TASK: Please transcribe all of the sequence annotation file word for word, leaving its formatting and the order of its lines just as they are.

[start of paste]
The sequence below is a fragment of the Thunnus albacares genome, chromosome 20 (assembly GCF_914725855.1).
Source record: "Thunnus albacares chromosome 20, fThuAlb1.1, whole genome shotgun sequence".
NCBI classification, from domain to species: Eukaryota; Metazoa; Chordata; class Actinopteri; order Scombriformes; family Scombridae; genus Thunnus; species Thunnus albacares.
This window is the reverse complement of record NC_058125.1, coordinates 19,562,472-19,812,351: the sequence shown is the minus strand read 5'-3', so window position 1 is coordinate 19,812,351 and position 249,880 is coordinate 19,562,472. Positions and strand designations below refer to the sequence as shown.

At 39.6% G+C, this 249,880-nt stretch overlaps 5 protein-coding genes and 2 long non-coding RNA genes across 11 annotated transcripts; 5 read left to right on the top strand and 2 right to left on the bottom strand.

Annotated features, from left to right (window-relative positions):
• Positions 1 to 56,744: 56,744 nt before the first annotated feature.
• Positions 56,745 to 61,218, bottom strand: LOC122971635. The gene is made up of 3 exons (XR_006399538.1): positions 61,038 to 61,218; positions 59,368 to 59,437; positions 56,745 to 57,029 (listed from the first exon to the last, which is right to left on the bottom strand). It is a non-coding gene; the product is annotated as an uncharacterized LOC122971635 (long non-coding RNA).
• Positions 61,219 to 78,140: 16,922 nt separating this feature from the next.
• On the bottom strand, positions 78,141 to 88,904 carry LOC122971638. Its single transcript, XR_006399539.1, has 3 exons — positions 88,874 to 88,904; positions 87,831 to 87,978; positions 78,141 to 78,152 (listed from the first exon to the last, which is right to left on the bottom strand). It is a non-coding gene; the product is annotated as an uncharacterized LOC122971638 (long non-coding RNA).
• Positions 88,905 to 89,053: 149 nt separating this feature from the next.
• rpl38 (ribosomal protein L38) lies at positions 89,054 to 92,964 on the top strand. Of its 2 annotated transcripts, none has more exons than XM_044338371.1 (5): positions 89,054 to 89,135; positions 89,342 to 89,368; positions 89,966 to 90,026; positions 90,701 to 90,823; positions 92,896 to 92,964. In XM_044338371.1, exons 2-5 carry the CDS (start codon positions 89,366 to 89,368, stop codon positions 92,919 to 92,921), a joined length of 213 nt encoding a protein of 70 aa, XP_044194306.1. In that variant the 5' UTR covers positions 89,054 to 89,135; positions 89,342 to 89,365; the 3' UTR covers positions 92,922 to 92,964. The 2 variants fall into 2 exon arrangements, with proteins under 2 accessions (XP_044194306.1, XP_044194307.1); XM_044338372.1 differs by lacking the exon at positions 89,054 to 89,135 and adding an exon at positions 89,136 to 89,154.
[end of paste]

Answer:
The sequence below is a fragment of the Thunnus albacares genome, chromosome 20 (assembly GCF_914725855.1).
Source record: "Thunnus albacares chromosome 20, fThuAlb1.1, whole genome shotgun sequence".
NCBI classification, from domain to species: Eukaryota; Metazoa; Chordata; class Actinopteri; order Scombriformes; family Scombridae; genus Thunnus; species Thunnus albacares.
This window is the reverse complement of record NC_058125.1, coordinates 19,562,472-19,812,351: the sequence shown is the minus strand read 5'-3', so window position 1 is coordinate 19,812,351 and position 249,880 is coordinate 19,562,472. Positions and strand designations below refer to the sequence as shown.

At 39.6% G+C, this 249,880-nt stretch overlaps 5 protein-coding genes and 2 long non-coding RNA genes across 11 annotated transcripts; 5 read left to right on the top strand and 2 right to left on the bottom strand.

Annotated features, from left to right (window-relative positions):
• Positions 1 to 56,744: 56,744 nt before the first annotated feature.
• Positions 56,745 to 61,218, bottom strand: LOC122971635. The gene is made up of 3 exons (XR_006399538.1): positions 61,038 to 61,218; positions 59,368 to 59,437; positions 56,745 to 57,029 (listed from the first exon to the last, which is right to left on the bottom strand). It is a non-coding gene; the product is annotated as an uncharacterized LOC122971635 (long non-coding RNA).
• Positions 61,219 to 78,140: 16,922 nt separating this feature from the next.
• On the bottom strand, positions 78,141 to 88,904 carry LOC122971638. Its single transcript, XR_006399539.1, has 3 exons — positions 88,874 to 88,904; positions 87,831 to 87,978; positions 78,141 to 78,152 (listed from the first exon to the last, which is right to left on the bottom strand). It is a non-coding gene; the product is annotated as an uncharacterized LOC122971638 (long non-coding RNA).
• Positions 88,905 to 89,053: 149 nt separating this feature from the next.
• rpl38 (ribosomal protein L38) lies at positions 89,054 to 92,964 on the top strand. Of its 2 annotated transcripts, none has more exons than XM_044338371.1 (5): positions 89,054 to 89,135; positions 89,342 to 89,368; positions 89,966 to 90,026; positions 90,701 to 90,823; positions 92,896 to 92,964. In XM_044338371.1, exons 2-5 carry the CDS (start codon positions 89,366 to 89,368, stop codon positions 92,919 to 92,921), a joined length of 213 nt encoding a protein of 70 aa, XP_044194306.1. In that variant the 5' UTR covers positions 89,054 to 89,135; positions 89,342 to 89,365; the 3' UTR covers positions 92,922 to 92,964. The 2 variants fall into 2 exon arrangements, with proteins under 2 accessions (XP_044194306.1, XP_044194307.1); XM_044338372.1 differs by lacking the exon at positions 89,054 to 89,135 and adding an exon at positions 89,136 to 89,154.